Today's headlines include reports about how Medicare and women's health issues are playing in a number of House and Senate races.
Kaiser Health News: Patients Often Find Getting Coverage For Eating Disorders Is Tough
Kaiser Health News staff writer Shefali S. Kulkarni reports: "According to the Eating Disorders Coalition, a lobbying and advocacy group based in Washington, D.C., 14 million people are affected with anorexia, bulimia and binge eating disorder. And for many of these patients, getting a full range of insurance coverage can be difficult. Mental health coverage is often less generous than coverage for physical ills. In addition, helping eating disorder patients is complicated because it involves medical care, mental health services and nutritional therapy, requiring a team of specialists – often a primary care doctor, a therapist, a psychiatrist and a dietician. Patients argue that insurers don't adequately cover all those services" (Kulkarni, 10/19). Read the story or watch a related video.
Kaiser Health News: Capsules: Survey: Seniors Satisfied With Medicare, Anxious About Future
Now on Kaiser Health News' blog, Alvin Tran reports: "Although most seniors appear to be at least somewhat satisfied with their Medicare coverage, many are deeply worried about what the future may hold for the program, according to a national survey released this week" (Tran, 10/18). Check out what else is on the blog.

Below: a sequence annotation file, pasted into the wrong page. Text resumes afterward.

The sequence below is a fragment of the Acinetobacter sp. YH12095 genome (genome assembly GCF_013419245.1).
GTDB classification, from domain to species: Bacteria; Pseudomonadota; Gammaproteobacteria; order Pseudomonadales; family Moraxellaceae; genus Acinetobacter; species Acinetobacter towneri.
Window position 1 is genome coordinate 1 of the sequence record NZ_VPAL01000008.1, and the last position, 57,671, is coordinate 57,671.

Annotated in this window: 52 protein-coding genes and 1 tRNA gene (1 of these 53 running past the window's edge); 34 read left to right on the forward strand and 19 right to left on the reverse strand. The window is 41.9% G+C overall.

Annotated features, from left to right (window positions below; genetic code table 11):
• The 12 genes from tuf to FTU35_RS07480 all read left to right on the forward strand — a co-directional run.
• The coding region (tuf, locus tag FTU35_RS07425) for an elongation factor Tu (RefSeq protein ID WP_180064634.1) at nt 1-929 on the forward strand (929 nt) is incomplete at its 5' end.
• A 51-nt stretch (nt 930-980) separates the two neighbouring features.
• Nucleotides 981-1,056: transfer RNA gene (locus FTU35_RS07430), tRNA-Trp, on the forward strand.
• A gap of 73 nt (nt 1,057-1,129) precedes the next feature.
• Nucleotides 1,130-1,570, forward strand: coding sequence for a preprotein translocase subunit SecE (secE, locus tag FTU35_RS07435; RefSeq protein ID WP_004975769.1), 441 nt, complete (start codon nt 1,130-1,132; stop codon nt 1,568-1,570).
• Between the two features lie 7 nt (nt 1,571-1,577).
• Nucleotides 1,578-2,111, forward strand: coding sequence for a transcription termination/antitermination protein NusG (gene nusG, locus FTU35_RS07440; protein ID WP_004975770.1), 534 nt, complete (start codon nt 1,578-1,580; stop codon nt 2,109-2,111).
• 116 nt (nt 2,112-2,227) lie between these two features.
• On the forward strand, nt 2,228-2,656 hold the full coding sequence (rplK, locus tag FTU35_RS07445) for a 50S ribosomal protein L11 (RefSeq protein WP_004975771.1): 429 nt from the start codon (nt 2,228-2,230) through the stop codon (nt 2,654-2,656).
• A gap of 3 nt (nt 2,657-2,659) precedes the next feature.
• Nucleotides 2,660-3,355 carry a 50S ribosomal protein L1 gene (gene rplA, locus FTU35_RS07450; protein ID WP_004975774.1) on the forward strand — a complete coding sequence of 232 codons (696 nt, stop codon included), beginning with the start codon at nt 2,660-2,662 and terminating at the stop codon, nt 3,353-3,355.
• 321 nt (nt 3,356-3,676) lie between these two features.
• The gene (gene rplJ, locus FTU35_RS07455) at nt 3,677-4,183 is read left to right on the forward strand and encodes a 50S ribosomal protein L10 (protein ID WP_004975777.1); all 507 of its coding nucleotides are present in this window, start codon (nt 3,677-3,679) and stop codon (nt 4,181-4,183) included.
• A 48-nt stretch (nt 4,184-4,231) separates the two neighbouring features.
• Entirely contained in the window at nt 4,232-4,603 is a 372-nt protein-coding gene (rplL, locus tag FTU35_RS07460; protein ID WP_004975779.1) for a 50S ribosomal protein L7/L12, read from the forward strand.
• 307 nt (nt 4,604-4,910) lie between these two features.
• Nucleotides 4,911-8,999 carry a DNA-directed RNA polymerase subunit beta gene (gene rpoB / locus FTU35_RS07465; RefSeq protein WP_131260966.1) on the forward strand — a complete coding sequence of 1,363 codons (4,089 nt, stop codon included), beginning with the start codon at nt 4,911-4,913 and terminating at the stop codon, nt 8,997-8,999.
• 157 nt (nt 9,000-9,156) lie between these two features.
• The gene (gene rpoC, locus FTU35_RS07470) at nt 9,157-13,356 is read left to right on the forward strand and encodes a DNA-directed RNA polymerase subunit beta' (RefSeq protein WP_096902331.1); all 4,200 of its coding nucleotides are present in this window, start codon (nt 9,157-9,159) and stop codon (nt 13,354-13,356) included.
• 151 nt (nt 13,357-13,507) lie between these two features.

The Wall Street Journal: Candidates Flock To Florida, Coveting Electoral Votes
Polls show Mr. Romney doing well among some key groups. In a recent Wall Street Journal/NBC News/Marist Poll, he led by large margins among men, whites and Cuban-Americans, and by a narrower one among independents. Mr. Romney also led by nine percentage points among likely voters age 60 and older. That lead is notable, given his controversial proposal to overhaul Medicare for future retirees (Campo-Flores, 10/18).
The New York Times: Democrats Use Health Law To Assail Republicans
A little-noticed provision of the new health care law is causing big headaches for some members of Congress in this year's elections. And it is likely to cause even bigger headaches for lawmakers next year (Pear, 10/18).
Los Angeles Times: Democrats Have A Shot At Key House Seats In Inland Empire Region
The most coveted demographic in the district is residents 55 and older -; about half the voter pool. That has made Medicare a focus of the campaign (Willon, 10/19).
The Associated Press/Washington Post: In Conn. Senate Race, McMahon Says She Offers No Specifics On Some Issues To Avoid Criticism
Republican candidate Linda McMahon says she hasn't offered specifics throughout Connecticut's Senate race for changing Social Security and Medicare because she would be "demagogued" for her ideas. Senior citizens issues have been a key point of contention in the close race to fill the seat being vacated by the retiring Sen. Joe Lieberman, an independent. McMahon and Democratic Rep. Chris Murphy are running to replace him (10/18).
The New York Times: Women's Issues At Fore In Final Debate For Connecticut Senate Seat